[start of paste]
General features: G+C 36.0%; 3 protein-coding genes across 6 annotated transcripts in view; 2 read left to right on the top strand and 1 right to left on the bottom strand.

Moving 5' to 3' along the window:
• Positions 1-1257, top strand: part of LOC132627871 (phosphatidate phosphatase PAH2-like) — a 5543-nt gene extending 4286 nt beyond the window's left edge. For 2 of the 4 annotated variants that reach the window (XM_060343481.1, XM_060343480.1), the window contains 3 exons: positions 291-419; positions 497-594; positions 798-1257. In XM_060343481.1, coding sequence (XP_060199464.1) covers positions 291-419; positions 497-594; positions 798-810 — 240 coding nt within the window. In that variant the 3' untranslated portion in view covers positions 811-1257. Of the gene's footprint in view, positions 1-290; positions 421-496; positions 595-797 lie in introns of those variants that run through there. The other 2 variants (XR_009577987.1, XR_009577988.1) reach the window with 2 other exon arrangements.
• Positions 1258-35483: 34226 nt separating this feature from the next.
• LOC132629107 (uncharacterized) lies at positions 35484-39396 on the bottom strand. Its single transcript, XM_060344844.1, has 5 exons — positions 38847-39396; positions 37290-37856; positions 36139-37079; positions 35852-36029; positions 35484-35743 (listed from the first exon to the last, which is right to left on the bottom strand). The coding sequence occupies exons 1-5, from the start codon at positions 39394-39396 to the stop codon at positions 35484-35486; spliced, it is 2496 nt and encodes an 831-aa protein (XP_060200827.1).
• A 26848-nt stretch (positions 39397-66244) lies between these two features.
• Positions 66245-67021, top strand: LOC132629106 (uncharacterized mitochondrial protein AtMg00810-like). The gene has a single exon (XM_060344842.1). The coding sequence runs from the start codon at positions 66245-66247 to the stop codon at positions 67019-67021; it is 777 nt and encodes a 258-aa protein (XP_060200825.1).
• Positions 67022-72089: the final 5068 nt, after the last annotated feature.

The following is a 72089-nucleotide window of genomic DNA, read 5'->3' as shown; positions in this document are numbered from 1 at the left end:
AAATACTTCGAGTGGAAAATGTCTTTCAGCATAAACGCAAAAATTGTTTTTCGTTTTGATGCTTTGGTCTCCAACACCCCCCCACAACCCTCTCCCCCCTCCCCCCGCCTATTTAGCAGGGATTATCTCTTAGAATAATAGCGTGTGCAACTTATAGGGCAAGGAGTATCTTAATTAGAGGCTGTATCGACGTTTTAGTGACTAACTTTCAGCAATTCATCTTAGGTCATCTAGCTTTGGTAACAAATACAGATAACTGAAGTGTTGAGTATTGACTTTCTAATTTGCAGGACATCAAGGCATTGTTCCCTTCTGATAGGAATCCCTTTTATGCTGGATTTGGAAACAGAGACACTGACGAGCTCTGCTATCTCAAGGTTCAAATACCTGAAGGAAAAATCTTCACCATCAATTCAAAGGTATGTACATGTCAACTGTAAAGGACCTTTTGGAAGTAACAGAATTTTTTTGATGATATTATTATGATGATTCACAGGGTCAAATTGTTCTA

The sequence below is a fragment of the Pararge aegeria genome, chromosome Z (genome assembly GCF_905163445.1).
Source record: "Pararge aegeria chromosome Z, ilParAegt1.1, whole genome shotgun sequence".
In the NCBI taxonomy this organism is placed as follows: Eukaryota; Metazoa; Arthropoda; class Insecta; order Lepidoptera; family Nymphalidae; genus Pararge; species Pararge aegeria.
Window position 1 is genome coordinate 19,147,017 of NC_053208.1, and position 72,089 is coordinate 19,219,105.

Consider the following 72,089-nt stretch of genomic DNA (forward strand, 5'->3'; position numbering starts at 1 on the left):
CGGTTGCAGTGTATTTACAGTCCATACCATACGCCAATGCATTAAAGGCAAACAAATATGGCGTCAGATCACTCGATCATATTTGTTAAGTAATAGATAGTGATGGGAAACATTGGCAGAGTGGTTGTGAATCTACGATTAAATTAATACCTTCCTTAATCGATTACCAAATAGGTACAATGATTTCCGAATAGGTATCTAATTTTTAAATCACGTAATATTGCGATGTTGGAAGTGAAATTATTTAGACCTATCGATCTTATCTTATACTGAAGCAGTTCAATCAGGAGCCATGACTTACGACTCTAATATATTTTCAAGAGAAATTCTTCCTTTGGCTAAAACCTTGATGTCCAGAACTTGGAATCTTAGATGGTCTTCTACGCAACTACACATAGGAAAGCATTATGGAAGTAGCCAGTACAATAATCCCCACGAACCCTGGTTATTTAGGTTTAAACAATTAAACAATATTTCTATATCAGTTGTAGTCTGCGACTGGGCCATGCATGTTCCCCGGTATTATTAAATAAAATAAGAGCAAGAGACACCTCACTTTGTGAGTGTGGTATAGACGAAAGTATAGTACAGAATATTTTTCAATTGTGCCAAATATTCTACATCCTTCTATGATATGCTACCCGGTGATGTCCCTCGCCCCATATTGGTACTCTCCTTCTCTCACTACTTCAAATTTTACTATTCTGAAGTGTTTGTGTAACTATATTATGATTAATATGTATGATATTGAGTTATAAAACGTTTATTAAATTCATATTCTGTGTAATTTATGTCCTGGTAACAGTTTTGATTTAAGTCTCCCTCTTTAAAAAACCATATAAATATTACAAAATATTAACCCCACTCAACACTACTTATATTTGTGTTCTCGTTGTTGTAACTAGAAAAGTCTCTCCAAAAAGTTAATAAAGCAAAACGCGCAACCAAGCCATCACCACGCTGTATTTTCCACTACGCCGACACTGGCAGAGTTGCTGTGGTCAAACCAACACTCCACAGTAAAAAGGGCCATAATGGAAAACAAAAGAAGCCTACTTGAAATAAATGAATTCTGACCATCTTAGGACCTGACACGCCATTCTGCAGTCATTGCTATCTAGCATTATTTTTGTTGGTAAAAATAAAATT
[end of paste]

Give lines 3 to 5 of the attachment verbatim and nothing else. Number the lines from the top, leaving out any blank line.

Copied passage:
• Positions 1-1257, top strand: part of LOC132627871 (phosphatidate phosphatase PAH2-like) — a 5543-nt gene extending 4286 nt beyond the window's left edge. For 2 of the 4 annotated variants that reach the window (XM_060343481.1, XM_060343480.1), the window contains 3 exons: positions 291-419; positions 497-594; positions 798-1257. In XM_060343481.1, coding sequence (XP_060199464.1) covers positions 291-419; positions 497-594; positions 798-810 — 240 coding nt within the window. In that variant the 3' untranslated portion in view covers positions 811-1257. Of the gene's footprint in view, positions 1-290; positions 421-496; positions 595-797 lie in introns of those variants that run through there. The other 2 variants (XR_009577987.1, XR_009577988.1) reach the window with 2 other exon arrangements.
• Positions 1258-35483: 34226 nt separating this feature from the next.
• LOC132629107 (uncharacterized) lies at positions 35484-39396 on the bottom strand. Its single transcript, XM_060344844.1, has 5 exons — positions 38847-39396; positions 37290-37856; positions 36139-37079; positions 35852-36029; positions 35484-35743 (listed from the first exon to the last, which is right to left on the bottom strand). The coding sequence occupies exons 1-5, from the start codon at positions 39394-39396 to the stop codon at positions 35484-35486; spliced, it is 2496 nt and encodes an 831-aa protein (XP_060200827.1).